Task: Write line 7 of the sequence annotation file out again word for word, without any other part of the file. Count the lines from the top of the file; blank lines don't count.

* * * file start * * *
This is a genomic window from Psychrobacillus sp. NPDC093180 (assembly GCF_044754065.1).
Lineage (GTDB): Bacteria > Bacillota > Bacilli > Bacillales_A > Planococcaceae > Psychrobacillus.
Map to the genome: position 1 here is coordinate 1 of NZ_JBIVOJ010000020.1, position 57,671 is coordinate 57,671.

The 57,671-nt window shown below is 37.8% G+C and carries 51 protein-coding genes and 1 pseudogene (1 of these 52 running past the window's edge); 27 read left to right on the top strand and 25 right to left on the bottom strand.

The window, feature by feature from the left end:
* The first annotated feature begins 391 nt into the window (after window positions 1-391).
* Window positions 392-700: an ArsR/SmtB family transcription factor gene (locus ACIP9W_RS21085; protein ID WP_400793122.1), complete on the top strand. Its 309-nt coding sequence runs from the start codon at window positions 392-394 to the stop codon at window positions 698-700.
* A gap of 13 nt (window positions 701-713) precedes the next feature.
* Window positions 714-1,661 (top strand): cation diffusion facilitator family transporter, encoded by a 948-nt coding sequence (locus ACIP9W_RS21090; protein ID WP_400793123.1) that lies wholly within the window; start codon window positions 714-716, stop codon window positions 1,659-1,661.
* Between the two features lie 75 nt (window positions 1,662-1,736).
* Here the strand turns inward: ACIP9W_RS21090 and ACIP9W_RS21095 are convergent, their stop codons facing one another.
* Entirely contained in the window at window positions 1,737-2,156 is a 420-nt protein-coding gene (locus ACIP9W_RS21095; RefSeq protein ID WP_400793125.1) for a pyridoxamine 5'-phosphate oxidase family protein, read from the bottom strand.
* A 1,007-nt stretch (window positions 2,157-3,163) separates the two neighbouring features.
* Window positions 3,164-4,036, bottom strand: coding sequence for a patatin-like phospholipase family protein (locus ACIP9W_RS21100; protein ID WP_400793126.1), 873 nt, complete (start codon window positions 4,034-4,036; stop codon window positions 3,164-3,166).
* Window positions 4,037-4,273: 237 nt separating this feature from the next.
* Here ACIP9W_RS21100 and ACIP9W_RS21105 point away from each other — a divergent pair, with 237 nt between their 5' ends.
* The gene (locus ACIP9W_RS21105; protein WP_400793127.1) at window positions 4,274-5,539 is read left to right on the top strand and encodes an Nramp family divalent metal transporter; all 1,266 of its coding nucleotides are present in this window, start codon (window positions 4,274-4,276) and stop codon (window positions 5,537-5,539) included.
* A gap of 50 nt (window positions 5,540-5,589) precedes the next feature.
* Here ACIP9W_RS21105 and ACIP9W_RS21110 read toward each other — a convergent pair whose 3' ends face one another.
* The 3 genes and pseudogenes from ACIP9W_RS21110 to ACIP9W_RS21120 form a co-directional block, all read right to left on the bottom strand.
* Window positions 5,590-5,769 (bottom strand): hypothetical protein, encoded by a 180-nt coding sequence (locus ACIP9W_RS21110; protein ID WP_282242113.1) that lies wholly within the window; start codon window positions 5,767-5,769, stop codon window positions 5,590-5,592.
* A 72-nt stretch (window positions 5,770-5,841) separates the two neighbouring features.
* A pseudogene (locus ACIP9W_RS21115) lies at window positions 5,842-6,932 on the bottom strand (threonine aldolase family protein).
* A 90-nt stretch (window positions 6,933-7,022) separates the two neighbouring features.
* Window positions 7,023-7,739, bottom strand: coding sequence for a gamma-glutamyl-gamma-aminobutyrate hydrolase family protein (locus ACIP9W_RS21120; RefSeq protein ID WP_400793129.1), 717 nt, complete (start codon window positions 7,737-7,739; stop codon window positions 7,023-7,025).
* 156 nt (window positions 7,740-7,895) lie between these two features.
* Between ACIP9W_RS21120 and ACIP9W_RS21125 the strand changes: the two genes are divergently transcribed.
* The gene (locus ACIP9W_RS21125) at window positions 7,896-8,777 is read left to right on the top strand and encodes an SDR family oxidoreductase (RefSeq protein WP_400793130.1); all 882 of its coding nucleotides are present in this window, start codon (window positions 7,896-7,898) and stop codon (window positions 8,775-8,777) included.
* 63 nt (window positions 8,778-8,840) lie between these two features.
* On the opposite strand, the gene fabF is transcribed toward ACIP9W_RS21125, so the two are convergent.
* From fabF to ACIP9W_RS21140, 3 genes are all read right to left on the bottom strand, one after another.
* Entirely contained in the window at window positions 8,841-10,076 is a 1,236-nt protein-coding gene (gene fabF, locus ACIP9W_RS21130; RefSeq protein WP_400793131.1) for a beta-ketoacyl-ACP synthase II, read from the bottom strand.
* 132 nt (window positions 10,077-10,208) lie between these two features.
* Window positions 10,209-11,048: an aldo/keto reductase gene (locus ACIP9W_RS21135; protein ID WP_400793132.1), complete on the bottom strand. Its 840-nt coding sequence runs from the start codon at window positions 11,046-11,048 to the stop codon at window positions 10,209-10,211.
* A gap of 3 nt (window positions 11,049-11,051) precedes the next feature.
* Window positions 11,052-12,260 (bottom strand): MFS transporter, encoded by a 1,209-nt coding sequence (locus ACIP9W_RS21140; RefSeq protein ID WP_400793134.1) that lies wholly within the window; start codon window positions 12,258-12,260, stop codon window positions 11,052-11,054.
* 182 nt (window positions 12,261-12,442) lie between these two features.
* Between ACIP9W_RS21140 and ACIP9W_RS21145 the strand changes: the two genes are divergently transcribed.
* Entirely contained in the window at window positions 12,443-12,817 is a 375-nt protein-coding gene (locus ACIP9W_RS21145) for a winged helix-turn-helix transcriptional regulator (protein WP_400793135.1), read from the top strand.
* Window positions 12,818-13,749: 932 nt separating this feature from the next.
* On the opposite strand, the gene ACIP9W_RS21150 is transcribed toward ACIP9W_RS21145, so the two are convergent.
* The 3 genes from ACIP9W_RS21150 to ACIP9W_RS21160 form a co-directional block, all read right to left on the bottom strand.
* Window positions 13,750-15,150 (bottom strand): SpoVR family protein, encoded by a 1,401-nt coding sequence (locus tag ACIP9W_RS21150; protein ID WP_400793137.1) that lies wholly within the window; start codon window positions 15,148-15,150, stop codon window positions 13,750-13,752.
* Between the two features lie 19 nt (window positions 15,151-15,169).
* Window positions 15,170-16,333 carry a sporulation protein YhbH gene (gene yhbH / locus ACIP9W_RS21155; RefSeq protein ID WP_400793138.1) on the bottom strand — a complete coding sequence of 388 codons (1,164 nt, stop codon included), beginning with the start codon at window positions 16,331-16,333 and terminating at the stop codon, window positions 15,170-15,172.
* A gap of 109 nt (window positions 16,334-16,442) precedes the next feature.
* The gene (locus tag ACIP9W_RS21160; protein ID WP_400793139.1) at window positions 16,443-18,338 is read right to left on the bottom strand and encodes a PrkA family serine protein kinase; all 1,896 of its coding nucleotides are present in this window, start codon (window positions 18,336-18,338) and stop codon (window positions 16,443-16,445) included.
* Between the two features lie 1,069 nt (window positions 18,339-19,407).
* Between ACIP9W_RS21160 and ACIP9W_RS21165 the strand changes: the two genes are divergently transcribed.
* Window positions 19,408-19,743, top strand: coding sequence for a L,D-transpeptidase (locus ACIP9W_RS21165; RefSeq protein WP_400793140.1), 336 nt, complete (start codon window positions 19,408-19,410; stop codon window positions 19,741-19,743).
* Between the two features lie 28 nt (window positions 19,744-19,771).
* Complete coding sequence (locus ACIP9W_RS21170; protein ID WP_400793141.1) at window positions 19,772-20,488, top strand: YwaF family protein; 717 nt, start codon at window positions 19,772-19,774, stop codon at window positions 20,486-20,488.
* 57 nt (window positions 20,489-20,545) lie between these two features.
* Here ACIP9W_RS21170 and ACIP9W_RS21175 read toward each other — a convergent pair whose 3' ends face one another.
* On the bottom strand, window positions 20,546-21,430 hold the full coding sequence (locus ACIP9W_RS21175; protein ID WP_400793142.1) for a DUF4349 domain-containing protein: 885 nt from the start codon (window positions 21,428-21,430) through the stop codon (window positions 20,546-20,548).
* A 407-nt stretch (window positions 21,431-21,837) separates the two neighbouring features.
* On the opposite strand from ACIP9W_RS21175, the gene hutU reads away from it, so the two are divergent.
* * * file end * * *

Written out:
* Window positions 392-700: an ArsR/SmtB family transcription factor gene (locus ACIP9W_RS21085; protein ID WP_400793122.1), complete on the top strand. Its 309-nt coding sequence runs from the start codon at window positions 392-394 to the stop codon at window positions 698-700.